Populism and the Economics of Globalization
Populism may seem like it has come out of nowhere, but it has been on the rise for a while. I argue that economic history and economic theory both provide ample grounds for anticipating that advanced stages of economic globalization would produce a political backlash. While the backlash may have been predictable, the specific form it took was less so. I distinguish between left-wing and right-wing variants of populism, which differ with respect to the societal cleavages that populist politicians highlight. The first has been predominant in Latin America, and the second in Europe. I argue that these different reactions are related to the relative salience of different types of globalization shocks.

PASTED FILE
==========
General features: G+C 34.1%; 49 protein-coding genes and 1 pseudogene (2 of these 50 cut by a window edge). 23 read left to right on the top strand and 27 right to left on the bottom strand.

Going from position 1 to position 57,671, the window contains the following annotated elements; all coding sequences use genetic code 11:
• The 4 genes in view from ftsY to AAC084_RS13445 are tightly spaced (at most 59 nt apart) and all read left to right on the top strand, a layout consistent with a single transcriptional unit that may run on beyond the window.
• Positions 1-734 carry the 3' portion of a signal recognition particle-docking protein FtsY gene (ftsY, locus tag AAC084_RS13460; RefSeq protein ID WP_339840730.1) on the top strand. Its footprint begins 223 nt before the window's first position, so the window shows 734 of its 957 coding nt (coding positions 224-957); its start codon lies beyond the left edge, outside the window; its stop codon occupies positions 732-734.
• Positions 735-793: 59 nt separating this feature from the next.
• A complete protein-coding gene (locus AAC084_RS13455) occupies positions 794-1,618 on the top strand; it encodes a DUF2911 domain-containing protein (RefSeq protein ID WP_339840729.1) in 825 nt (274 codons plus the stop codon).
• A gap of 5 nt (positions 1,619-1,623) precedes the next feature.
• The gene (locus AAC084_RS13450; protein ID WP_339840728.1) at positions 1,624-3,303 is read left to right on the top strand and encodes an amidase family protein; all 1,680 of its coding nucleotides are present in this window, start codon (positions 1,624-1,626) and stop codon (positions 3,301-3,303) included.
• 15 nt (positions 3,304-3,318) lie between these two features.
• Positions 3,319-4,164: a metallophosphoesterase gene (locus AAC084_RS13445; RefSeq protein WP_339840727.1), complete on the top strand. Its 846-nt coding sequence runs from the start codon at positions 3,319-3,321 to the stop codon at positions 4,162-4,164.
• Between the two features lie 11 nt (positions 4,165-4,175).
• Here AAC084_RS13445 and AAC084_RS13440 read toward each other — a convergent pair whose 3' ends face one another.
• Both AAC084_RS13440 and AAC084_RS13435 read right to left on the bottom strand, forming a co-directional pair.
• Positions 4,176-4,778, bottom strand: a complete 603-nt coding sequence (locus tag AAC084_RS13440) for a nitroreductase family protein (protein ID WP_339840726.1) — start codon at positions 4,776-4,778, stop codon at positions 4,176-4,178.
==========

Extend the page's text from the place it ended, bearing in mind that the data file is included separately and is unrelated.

You may purchase this paper on-line in .pdf format from SSRN.com ($5) for electronic delivery.
This paper was revised on July 11, 2017
Document Object Identifier (DOI): 10.3386/w23559